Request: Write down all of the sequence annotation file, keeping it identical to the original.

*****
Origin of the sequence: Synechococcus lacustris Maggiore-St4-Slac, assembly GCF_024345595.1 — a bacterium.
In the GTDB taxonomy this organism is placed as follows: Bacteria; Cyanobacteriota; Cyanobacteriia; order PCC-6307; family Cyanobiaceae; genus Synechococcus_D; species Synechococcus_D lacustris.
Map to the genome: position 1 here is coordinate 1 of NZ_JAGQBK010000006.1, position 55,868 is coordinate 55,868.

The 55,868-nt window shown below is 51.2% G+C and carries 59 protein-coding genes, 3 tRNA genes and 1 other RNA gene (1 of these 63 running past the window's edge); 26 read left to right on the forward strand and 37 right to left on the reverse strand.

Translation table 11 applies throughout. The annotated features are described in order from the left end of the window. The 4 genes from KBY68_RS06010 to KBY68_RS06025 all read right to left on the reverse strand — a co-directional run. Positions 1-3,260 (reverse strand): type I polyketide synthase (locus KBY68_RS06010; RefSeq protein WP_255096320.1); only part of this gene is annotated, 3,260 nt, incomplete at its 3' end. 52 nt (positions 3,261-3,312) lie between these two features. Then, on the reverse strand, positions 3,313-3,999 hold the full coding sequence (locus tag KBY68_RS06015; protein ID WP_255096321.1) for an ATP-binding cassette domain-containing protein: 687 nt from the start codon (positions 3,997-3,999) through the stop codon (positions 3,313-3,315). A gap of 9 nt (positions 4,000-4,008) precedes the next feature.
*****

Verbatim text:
Origin of the sequence: Synechococcus lacustris Maggiore-St4-Slac, assembly GCF_024345595.1 — a bacterium.
In the GTDB taxonomy this organism is placed as follows: Bacteria; Cyanobacteriota; Cyanobacteriia; order PCC-6307; family Cyanobiaceae; genus Synechococcus_D; species Synechococcus_D lacustris.
Map to the genome: position 1 here is coordinate 1 of NZ_JAGQBK010000006.1, position 55,868 is coordinate 55,868.

The 55,868-nt window shown below is 51.2% G+C and carries 59 protein-coding genes, 3 tRNA genes and 1 other RNA gene (1 of these 63 running past the window's edge); 26 read left to right on the forward strand and 37 right to left on the reverse strand.

Translation table 11 applies throughout. The annotated features are described in order from the left end of the window. The 4 genes from KBY68_RS06010 to KBY68_RS06025 all read right to left on the reverse strand — a co-directional run. Positions 1-3,260 (reverse strand): type I polyketide synthase (locus KBY68_RS06010; RefSeq protein WP_255096320.1); only part of this gene is annotated, 3,260 nt, incomplete at its 3' end. 52 nt (positions 3,261-3,312) lie between these two features. Then, on the reverse strand, positions 3,313-3,999 hold the full coding sequence (locus tag KBY68_RS06015; protein ID WP_255096321.1) for an ATP-binding cassette domain-containing protein: 687 nt from the start codon (positions 3,997-3,999) through the stop codon (positions 3,313-3,315). A gap of 9 nt (positions 4,000-4,008) precedes the next feature.